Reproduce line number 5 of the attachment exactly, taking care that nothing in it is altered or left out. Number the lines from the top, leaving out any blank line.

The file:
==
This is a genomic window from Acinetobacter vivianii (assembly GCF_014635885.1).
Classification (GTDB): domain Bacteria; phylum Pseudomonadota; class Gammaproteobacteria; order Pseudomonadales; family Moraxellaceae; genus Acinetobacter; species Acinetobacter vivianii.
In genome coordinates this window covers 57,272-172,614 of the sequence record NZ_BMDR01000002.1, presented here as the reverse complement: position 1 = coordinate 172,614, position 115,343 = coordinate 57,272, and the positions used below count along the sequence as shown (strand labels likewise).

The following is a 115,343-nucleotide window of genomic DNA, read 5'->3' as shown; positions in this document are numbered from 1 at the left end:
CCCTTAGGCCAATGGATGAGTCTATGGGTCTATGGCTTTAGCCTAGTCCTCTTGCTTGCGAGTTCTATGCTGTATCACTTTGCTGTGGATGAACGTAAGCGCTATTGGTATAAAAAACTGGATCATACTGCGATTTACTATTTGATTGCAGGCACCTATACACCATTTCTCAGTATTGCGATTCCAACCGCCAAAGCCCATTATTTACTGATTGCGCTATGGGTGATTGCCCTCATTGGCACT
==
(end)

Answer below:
CCCTTAGGCCAATGGATGAGTCTATGGGTCTATGGCTTTAGCCTAGTCCTCTTGCTTGCGAGTTCTATGCTGTATCACTTTGCTGTGGATGAACGTAAGCGCTATTGGTATAAAAAACTGGATCATACTGCGATTTACTATTTGATTGCAGGCACCTATACACCATTTCTCAGTATTGCGATTCCAACCGCCAAAGCCCATTATTTACTGATTGCGCTATGGGTGATTGCCCTCATTGGCACT